All of this celebrating of Edgar Wright’s thematic and stylistic trilogy got us thinking again.  And then talking again.  And a hearty discussion ensued regarding trilogies.  They’re such a prominent fixture in the film canon that it’s difficult to come to any consensus on what makes a good trilogy, let alone to determine what is the best trilogy.  So below, we take turns discussing some of our favorite trilogies, starting off with…you guessed it.

Travis Losh: Three Flavours Cornetto Trilogy

The World's End Trilogy

Universal Pictures/Focus Features

The Cornetto Trilogy is the best thing to happen to the world since beer was invented. Each of these movies pays homage to their respective genres while establishing a comedic form that is unrivaled. The entire series is chalk full of hilarious cameos: Peter Jackson, Cate Blanchett, and Chris Martin. But even those explosive presences aren’t enough to make us forget about the effectiveness of the duo of Simon Pegg and Nick Frost. Wright’s unique camera work, along with the perfectly paced dialogue penned by Wright and Pegg, creates an ultra-fun atmosphere.  Wright calls on his love of films and then gives attention to every minor detail. I can’t say enough about these films (obviously, none of us can say enough). But, what I can say is, thank you, Edgar Wright.

Sean W. Fallon: The Dark Knight Trilogy


Warner Brothers Pictures

The Dark Knight trilogy is very similar to the Star Wars trilogy (there is only one Star Wars trilogy). Batman Begins, like New Hope, could be a standalone adventure. It puts the pieces in place and introduces characters, settings, stakes, etc. and can be watched by itself and thoroughly enjoyed. Dark Knight is Empire. A game changer. A sequel that advances its predecessor with heightened stakes and a shocking ending. Rises is Jedi. Entertaining, if a bit shaky, it still caps the trilogy off in a satisfying way.

It’s a awesome thing as a devout Batman fan to have these three films that hang together so well with no duff notes (cough Spiderman 3 cough). They have great writing/acting/directing and are also respectful to the source material. Plus, I could watch Heath Ledger’s Joker all day every day.

Beth Reynolds: The Original Star Wars Trilogy

Original Star Wars Trilogy


There’s nothing quite like the original, and there never will be.  The Star Wars universe has been revamped, embellished, and watered down so much over the years that at this point it’s nearly unrecognizable, but nothing can dilute the quality and influence of the original trilogy.  Star Wars has influenced not only every space movie made since, but also every single trilogy.  Star Wars embodies the concept of telling an engaging story with a solid beginning, middle, and end.   The Empire Strikes Back has set the standard which all sequels of every genre will forever be compared to, and it continues to stand the test of time as one of greatest films every made.  This series is timeless.  This is the box set you save to show your kids when you want them to understand the magic of movies.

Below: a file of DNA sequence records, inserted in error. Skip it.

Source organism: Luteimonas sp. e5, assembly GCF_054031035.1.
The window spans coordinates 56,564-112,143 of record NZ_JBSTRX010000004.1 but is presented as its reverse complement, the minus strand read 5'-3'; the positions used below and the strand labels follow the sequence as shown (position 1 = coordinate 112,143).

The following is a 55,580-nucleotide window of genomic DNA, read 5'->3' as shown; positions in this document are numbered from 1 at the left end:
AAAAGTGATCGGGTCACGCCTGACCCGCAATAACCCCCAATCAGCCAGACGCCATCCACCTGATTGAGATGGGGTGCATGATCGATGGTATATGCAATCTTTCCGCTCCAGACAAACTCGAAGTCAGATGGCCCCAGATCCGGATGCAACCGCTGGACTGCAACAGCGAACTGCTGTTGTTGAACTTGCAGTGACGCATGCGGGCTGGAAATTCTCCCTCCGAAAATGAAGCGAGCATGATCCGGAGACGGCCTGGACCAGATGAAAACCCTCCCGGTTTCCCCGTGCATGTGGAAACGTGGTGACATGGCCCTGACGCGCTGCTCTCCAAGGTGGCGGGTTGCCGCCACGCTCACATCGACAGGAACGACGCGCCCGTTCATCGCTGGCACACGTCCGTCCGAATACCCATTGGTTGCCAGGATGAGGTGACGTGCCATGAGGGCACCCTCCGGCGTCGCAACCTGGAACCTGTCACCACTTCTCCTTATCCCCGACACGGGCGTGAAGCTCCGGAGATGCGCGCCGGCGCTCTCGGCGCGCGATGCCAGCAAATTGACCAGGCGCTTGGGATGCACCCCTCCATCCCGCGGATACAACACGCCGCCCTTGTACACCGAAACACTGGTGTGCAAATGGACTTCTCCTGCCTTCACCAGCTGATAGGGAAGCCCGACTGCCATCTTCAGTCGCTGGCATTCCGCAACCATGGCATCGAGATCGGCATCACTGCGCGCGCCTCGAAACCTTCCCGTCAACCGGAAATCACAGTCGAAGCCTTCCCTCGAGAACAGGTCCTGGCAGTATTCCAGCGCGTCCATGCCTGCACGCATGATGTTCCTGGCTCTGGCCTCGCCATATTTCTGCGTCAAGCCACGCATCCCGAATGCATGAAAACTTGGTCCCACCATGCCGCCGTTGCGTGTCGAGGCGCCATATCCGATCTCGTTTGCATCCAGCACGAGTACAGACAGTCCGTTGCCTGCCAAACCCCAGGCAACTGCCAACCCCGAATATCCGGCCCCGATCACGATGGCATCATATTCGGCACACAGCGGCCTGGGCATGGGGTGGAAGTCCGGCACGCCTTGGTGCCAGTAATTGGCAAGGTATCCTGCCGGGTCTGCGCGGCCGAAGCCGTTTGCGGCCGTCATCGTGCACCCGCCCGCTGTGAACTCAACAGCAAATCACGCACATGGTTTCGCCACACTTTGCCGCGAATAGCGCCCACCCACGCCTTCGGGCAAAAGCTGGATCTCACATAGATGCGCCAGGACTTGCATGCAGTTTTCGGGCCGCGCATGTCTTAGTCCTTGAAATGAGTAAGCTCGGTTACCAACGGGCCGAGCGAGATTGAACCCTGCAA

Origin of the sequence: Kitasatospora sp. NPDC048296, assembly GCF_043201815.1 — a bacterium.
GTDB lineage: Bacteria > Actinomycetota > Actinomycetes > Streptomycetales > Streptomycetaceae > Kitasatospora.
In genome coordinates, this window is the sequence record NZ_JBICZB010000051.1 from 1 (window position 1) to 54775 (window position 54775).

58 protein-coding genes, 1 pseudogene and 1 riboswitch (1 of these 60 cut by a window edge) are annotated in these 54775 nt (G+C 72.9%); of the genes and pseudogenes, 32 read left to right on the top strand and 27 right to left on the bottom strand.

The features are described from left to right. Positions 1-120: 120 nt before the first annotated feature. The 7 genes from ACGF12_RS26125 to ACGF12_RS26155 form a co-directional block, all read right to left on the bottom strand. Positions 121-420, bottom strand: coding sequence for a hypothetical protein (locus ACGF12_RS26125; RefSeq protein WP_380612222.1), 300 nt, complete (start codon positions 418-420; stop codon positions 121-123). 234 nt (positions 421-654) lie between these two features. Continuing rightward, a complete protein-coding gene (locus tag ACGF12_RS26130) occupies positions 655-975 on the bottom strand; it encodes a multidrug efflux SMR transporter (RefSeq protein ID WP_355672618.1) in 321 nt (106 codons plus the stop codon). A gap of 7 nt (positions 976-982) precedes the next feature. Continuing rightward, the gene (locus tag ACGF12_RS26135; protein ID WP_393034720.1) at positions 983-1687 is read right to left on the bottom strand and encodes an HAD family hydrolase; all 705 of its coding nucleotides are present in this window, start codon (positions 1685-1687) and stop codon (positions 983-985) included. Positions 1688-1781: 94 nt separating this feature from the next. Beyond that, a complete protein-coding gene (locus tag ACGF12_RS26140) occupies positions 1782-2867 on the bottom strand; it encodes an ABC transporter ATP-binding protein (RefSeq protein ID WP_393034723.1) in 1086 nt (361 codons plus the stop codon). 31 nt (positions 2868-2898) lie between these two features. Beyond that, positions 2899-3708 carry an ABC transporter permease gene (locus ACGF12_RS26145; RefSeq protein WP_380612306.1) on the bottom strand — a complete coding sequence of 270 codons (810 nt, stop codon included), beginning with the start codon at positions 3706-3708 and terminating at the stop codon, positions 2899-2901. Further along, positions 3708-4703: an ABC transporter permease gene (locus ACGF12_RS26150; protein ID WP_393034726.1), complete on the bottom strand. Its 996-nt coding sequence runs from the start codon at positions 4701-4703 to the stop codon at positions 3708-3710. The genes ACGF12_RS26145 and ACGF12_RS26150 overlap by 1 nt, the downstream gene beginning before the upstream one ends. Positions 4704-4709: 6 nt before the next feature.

Josh Rosenfield: The Three Colors Trilogy

3 Colors Trilogy


Narrative trilogies are nice, and I’m a sucker for thematic trilogies (maybe that’s why I love Lars Von Trier so much), but you know what’s better than either of them? The two of them put together, of course! Director Krzysztof Kieślowski’s final work, the Three Colors trilogy tells the stories of three different people (a depressed widow in Blue, a divorced expatriate in White, and a compassionate model in Red) whose thematic and narrative connections are slowly revealed over the course of the films. Each film is visually distinctive, and the ties between the stories are very subtle, but once you’ve finished watching them it’s hard to imagine them as anything other than parts of a whole. Kieślowski constantly defies expectations, and refuses to let his trilogy be pinned down. Though ostensibly a trilogy about French ideals (the titular three colors representing both the colors of the French flag and the three ideals of the French Revolution: Liberty, Equality, and Fraternity), only the first film takes place in France. Say what you will about Three Colors, but it’s never obvious and always entertaining.

Diego Crespo:  Lord of the Rings Trilogy

New Line Cinema

New Line Cinema